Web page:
And, unlike two years ago, the 30-year-old guard has been through this before.

“I mean, obviously, it’s nice that I’m walking and not limited with crutches or anything like that,” he said. “So that’s a positive. It’s also helpful to know — I don’t remember the step-by-step approach that we had last time, but I remember the feeling of what an MCL sprain is like, and how to kind of work through the rehab process, and the pain and any sense of discomfort that you feel along that way. So nothing will be new on that front. It’s just a matter of dealing with the other knee and working through that process. As time unfolds, I’ll figure out what that means.”

We’d never suggest Steph stop believing in the power of positive thinking, but the average time on the shelf for a Grade 2 sprain is six weeks, according to Jeff Stotts of injury-focused site In Street Clothes. In the short term, then, what it likely means is what Kerr said: that the Warriors will be without their star point guard through the postseason’s opening round.

Golden State should, however, have the rest of its complement of All-Stars — Durant, Klay Thompson and Draymond Green — back in full force to start the playoffs, which would mean the Warriors would remain favored against just about any other team they’d wind up facing in Round 1. If the playoffs started today, that’d be the Jimmy Butler-less Minnesota Timberwolves, but that’s extremely subject to change, given the tightly packed Western playoff chase; just three games (two in the loss column) separate the fourth-seeded Oklahoma City Thunder and ninth-seeded Denver Nuggets.

While the Steph-less Dubs would likely remain favored in Round 1, there’d still be cause for concern. There’s a reason why Golden State’s 41-10 with Curry in the lineup this year and 13-9 without him, and why the Warriors outscore the opposition by nearly 15 points per 100 possessions with him on the court compared to a plus-4.3-per-100 mark when he sits. No matter how much other talent Kerr can call on, Curry’s still the centerpiece of everything Golden State does.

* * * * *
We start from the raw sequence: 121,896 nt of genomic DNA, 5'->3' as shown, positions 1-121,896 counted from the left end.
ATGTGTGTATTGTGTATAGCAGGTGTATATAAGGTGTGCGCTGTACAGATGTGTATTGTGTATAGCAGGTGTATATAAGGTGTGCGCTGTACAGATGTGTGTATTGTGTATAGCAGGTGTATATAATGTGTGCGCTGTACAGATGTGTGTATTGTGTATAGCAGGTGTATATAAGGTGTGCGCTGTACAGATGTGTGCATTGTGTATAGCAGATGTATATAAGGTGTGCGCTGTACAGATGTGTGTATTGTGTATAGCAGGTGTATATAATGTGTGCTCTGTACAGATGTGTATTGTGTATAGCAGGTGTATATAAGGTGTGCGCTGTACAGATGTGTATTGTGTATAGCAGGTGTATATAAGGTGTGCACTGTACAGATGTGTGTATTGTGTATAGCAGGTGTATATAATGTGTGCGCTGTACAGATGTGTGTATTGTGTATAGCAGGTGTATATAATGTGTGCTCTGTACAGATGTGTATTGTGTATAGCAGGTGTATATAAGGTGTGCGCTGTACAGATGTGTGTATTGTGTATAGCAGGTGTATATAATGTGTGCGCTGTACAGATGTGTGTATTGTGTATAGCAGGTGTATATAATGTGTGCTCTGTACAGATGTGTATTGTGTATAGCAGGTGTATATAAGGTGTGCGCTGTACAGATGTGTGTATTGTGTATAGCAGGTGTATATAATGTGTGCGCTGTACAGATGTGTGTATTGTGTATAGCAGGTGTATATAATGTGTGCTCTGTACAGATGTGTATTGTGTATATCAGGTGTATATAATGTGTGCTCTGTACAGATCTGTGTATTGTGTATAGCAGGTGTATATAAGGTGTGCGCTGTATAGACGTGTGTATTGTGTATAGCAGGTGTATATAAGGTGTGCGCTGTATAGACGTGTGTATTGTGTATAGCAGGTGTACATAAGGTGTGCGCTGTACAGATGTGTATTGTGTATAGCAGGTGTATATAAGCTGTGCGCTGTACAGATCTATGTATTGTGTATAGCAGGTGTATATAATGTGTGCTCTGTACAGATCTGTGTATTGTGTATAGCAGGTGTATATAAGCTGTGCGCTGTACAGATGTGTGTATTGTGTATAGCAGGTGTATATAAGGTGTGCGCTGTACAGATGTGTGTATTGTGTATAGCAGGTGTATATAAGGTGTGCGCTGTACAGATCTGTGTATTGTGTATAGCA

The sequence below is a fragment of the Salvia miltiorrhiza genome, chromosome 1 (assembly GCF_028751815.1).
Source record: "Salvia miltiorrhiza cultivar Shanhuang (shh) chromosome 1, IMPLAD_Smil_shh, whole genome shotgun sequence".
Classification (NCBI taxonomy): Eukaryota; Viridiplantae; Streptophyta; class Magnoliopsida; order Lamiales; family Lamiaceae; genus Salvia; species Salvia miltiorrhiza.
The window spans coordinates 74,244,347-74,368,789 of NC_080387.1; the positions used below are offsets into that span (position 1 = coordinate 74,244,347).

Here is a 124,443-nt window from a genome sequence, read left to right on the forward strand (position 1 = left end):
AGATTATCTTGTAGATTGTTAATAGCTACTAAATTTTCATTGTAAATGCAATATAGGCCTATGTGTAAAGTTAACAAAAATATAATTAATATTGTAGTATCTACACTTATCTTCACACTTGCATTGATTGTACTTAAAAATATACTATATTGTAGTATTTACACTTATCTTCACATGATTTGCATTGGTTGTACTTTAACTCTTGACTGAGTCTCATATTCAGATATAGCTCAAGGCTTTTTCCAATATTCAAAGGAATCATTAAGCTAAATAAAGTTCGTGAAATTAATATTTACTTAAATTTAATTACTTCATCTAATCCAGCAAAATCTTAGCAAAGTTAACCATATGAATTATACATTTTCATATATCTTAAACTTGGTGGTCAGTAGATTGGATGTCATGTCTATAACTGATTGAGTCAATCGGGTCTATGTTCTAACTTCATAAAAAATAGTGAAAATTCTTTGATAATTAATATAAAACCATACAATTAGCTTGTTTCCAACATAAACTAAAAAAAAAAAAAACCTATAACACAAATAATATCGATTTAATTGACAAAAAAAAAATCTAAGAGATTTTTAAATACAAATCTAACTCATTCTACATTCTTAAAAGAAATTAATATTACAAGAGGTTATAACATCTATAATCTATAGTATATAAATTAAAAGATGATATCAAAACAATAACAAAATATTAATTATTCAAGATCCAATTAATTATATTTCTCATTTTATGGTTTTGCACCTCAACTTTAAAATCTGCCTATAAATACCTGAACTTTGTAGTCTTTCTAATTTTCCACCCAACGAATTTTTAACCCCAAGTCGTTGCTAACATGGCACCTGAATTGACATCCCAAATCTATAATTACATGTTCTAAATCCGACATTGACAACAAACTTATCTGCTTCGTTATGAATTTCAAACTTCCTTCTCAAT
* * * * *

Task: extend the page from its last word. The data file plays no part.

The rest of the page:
Curry’s shooting, attacking, ball-handling and off-ball motion put opposing defenses in perpetually compromised positions, making it all but impossible for them to summon the necessary resources to send help at Durant, Thompson or anyone else in a blue and gold jersey. Other Warriors get open dunks because defenders can’t dream of leaving Curry alone for even a second. When he’s not on the court, that changes.

Moreover, it’s hard to shake the image of Curry’s inconsistency after returning from the MCL sprain in 2016; while he was still able to muster magic, he struggled to reliably generate separation and explode past defenders. If Curry’s compromised, the Warriors can’t reach their ceiling. And if they can’t get to their best game, then the Houston Rockets — perhaps the fiercest in-conference competition Golden State’s faced during the Kerr era — could very well be good enough to keep them from reaching their fourth straight Finals.

You’ll be shocked to hear that the Warriors aren’t entertaining that notion. From ESPN’s Haynes:

“Everyone just needs to relax with all this s—,” Durant told ESPN on Friday night, after Curry left the Warriors’ game against the Atlanta Hawks with a knee injury. “We’ll be fine.” […]

“We’ve been through this,” Warriors head coach Steve Kerr said after practice Saturday. “We know the formula.”

Be that as it may, the most important ingredient in the formula that has produced one of the most successful four-year runs in NBA history is the one that’s going to be sitting on the bench and rehabbing his left knee for a few weeks. Whether or not Curry’s able to prove Kerr wrong and get back in time for the postseason’s start, the degree to which he’s able to get back to his pre-injury form could well determine whether the Warriors are once again around for its finish.

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Dan Devine is a writer and editor for Yahoo Sports. Have a tip? Email him at devine@oath.com or follow him on Twitter!